Coca-Cola Enterprises shrugs off Pepsi GB surge and Suntory arrival


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Coke v. Pepsi - The worldwide struggle continues... and here in Indianapolis, June 1988 (Picture Credit: Bob Hall/Flickr)
Coke v. Pepsi - The worldwide struggle continues... and here in Indianapolis, June 1988 (Picture Credit: Bob Hall/Flickr)

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Coca-Cola Enterprises (CCE) insists analysts take a ‘mid-term perspective’ after Pepsi took volume and value share from Coke in Great Britain in Q3 2013 and says it is too soon to assess Suntory’s likely market impact.

Yesterday, CCE reported Q3 2013 net sales of $2.2bn (+5%) and net income of $289m (+9%) with CEO John Brock welcoming a return to growth despite “persistent macroeconomic headwinds, a challenging consumer and customer environment and dynamic competitive conditions”.

Q3 volumes rose 2.5%, Brock said, due to better weather and marketing initiative such as the ‘Share a Coke’ campaign: sparkling drinks grew circa. 4% and energy 15%, but still drinks fell 5%.

Wells Fargo analyst Bonnie Herzog wrote in a note yesterday: “Bottom line – CCE delivered against a difficult backdrop,”​ mainly due to very strong July sales for Coke's anchor bottler in Western Europe.

High unemployment hurts

Nonetheless, Herzog said was concerned by the still drinks decline (driven by a 6% fall in waters) and the fact that “sunny days in July mask underlying challenges”​, with unemployment hovering at 8-9% throughout CCE’s markets, “which negatively impacts immediate consumption and mix”.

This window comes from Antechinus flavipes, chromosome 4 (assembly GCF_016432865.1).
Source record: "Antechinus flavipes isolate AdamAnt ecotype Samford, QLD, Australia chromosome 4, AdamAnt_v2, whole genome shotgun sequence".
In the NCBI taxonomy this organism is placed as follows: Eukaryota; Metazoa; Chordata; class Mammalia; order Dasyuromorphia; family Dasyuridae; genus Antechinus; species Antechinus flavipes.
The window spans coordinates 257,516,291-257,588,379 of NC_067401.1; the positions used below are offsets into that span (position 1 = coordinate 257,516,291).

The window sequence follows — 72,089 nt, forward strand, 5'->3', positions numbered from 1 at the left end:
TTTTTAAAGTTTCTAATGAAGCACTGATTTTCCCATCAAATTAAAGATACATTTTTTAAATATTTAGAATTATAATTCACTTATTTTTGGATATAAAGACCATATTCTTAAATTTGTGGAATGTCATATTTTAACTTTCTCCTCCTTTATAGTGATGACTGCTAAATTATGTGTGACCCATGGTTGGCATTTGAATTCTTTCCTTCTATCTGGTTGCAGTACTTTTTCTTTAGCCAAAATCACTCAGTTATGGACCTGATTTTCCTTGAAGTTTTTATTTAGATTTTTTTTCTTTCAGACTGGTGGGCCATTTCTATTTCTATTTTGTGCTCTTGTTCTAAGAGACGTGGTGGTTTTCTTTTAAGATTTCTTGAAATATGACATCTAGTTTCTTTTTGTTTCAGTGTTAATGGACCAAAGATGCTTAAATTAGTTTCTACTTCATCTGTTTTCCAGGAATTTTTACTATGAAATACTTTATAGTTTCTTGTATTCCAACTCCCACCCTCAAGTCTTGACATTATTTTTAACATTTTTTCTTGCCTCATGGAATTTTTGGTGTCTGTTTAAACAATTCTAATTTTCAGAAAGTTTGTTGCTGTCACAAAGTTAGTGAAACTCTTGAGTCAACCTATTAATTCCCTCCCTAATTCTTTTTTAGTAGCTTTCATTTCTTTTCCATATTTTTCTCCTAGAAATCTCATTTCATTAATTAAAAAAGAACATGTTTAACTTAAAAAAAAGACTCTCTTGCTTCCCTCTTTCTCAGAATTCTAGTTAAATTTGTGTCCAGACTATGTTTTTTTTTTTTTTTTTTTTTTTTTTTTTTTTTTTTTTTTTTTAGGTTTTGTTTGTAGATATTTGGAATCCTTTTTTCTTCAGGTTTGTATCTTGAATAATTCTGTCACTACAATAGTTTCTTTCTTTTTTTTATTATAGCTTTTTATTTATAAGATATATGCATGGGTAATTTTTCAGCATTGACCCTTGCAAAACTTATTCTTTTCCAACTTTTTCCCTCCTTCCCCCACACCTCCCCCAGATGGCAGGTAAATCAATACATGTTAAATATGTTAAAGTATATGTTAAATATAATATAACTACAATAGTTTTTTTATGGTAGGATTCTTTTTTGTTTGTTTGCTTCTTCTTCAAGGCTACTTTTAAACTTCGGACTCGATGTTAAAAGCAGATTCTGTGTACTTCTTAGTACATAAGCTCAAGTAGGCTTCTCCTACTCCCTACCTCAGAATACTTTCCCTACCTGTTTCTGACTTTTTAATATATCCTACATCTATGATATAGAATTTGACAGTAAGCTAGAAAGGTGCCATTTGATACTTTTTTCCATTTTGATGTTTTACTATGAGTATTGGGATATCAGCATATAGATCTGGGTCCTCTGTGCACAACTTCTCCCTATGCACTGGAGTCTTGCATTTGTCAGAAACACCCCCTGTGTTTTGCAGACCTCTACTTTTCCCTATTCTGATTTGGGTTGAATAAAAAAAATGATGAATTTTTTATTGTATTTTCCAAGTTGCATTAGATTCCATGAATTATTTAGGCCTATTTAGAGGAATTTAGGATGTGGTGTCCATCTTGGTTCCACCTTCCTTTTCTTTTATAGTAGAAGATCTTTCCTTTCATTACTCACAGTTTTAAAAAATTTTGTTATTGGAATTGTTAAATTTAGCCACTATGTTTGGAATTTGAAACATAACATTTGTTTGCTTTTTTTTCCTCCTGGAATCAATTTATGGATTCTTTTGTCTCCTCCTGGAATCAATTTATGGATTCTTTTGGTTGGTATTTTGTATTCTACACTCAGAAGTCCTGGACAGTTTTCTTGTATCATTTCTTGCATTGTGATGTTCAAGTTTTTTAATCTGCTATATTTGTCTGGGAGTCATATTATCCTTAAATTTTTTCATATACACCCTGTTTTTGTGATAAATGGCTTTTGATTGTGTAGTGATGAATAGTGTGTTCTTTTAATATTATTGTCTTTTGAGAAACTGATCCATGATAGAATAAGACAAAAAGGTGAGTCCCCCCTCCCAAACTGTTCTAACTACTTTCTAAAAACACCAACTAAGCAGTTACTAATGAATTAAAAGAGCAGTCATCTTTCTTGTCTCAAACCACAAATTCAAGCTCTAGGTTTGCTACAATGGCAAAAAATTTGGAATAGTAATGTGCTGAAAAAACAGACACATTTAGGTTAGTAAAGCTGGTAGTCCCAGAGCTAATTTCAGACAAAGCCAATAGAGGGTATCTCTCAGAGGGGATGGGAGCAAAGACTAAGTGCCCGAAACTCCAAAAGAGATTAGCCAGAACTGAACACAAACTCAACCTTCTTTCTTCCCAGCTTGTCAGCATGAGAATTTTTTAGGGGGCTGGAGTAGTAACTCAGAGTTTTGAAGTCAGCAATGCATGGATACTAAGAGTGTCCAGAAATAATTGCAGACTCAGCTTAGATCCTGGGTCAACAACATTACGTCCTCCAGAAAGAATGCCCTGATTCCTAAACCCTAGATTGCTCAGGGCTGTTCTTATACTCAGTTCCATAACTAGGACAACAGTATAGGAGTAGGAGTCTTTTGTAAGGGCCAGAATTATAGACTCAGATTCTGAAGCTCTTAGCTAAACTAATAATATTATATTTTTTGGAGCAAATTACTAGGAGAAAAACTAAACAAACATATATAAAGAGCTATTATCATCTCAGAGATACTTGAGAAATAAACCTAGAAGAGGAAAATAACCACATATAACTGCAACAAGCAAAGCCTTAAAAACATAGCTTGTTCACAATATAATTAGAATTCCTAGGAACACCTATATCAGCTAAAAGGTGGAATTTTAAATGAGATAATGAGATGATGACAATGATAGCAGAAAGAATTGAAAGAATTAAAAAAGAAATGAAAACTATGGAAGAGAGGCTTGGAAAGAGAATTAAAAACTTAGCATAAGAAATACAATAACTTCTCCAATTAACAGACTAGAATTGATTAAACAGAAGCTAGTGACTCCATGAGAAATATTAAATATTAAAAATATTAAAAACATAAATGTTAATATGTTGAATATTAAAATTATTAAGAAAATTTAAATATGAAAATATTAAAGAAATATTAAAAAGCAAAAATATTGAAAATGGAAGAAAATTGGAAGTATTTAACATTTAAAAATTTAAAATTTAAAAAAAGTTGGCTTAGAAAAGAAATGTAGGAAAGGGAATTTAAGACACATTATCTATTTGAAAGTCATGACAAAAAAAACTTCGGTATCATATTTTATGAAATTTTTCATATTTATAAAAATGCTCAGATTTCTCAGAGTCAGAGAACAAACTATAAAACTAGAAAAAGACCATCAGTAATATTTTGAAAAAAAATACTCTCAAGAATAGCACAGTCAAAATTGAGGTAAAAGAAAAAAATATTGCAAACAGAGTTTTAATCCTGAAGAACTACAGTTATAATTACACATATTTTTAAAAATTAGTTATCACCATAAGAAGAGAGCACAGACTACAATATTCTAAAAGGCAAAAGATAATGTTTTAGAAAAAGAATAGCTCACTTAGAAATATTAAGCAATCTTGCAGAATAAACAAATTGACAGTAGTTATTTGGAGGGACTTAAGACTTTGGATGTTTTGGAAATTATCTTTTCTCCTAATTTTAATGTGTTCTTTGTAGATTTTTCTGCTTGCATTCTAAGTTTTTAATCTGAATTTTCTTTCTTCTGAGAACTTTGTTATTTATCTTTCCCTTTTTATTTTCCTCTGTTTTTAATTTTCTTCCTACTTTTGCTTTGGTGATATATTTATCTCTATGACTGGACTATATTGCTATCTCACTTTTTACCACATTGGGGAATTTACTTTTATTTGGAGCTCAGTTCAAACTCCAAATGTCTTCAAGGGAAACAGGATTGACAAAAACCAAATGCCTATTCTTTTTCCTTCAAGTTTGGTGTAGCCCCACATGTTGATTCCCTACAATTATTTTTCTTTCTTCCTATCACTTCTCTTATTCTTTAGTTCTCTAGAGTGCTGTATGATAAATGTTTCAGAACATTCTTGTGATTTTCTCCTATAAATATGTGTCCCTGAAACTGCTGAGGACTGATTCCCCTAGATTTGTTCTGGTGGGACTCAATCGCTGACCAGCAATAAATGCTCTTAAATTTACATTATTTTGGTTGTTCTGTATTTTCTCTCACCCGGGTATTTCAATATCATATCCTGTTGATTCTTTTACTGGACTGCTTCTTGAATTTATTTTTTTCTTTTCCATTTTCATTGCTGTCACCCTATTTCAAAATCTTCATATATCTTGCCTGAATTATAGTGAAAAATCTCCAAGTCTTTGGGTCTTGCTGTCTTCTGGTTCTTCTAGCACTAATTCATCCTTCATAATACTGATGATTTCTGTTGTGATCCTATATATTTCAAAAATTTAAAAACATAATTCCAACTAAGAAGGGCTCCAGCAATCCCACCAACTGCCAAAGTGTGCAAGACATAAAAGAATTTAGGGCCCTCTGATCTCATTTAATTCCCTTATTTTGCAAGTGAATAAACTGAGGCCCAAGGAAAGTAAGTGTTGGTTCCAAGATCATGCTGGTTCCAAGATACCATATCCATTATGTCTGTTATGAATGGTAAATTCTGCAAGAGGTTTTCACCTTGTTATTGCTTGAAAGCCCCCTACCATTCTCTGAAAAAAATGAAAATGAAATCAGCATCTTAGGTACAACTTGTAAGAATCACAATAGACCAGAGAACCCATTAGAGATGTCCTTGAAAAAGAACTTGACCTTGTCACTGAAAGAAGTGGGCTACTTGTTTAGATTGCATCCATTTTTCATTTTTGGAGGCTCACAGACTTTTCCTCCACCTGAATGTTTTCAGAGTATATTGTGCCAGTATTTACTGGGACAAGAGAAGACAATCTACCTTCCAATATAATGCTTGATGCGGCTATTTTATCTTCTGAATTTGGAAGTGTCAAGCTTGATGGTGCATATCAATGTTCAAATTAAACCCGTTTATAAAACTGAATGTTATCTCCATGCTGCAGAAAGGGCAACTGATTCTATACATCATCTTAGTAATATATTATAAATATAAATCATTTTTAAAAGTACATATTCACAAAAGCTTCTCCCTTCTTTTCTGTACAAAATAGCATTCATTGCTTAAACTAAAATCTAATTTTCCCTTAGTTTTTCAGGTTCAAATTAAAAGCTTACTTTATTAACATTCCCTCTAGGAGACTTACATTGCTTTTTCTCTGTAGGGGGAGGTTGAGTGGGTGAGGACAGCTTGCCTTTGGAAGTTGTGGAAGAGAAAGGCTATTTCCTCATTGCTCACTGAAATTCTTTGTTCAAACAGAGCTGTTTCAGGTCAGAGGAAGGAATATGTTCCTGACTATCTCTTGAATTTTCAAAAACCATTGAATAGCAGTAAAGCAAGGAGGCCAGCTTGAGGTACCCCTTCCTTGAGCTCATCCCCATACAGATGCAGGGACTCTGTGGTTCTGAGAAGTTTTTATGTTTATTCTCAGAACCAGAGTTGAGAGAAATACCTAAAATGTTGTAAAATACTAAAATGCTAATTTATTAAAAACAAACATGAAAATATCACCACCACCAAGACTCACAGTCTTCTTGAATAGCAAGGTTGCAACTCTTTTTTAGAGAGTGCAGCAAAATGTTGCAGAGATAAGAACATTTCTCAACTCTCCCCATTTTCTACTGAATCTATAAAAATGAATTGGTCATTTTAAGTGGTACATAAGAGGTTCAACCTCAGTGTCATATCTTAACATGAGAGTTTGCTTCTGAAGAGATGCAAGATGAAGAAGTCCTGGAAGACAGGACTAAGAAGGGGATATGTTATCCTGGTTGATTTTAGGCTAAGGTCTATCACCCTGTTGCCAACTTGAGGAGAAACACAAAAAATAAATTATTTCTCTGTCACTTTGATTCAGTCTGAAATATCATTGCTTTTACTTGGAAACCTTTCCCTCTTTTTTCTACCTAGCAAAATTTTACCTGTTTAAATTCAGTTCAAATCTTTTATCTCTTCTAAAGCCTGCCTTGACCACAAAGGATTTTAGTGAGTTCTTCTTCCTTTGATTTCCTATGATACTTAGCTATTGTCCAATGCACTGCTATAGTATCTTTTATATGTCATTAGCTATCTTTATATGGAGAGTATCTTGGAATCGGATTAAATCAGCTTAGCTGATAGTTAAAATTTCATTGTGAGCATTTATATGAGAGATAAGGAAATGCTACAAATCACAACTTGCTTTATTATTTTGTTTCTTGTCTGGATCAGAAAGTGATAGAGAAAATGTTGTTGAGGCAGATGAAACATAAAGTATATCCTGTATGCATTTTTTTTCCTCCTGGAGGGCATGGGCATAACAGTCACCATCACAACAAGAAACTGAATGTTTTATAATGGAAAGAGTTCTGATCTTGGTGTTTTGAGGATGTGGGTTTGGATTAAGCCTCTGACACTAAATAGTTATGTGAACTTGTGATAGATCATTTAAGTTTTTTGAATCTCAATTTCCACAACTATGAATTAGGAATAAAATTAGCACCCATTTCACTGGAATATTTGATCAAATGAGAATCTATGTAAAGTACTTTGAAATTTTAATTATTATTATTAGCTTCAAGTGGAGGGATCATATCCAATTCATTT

“Consumers eat more at home and purchase value-oriented multi-packs,”​ she warned.

Addressing GB sales on the earnings call, Nicolas Ceron, Societe Generale Cross Asset Research, said: “Britvic cited their carbonates business as growing stronger than yours in volumes and having good positive pricing.

“Could you explain why you’re losing so much share against Britvic in carbonates?”

Hubert Patricot, president of CCE’s European Group, replied: “We have to look on them mid-term perspective. So year-to-date, we are gaining share on carbonates.

“But what happened is, generally, you have some variations per quarter, and this quarter they performed.”

Jury still out on Suntory’s arrival

Patricot said it appeared that Britvic, which he described as a “solid competitor”​ in Great Britain, had benefited from incremental IC distribution and “favorable prior year hurdles”​ as it lapped the impact of the damaging Fruit Shoot recall (due to use of a defective new sports cap) last year.

Reporting its full year results for the 52 weeks to September 29 2013, Britvic outperformed the market and grew GB carbonate revenues 8.6% due to average price increases of 2% and volume growth of 6.7%.

Damian McNeela, Panmure Gordon analyst, wrote in a note last week on Britvic’s results that Pepsi (which the firm bottles in GB) took both volume and value share from Coke during Britvic’s Q4.

“For the full year we understand that Pepsi managed to hold volume share and grew value share modestly, which we believe is a good performance given the strong gains made last year,”​ McNeela wrote.

Discussing the issue further yesterday, Patricot said: “We are quite confident that on a full year basis, we will continue to gain share on the carbonates and on the cola segments, both in volume and value.”

Addressing Suntory’s recent takeover of GSK brands Ribena and Lucozade, Patricot said it was too early to assess the impact of that acquisition, but acknowledged “good competition in Europe”.

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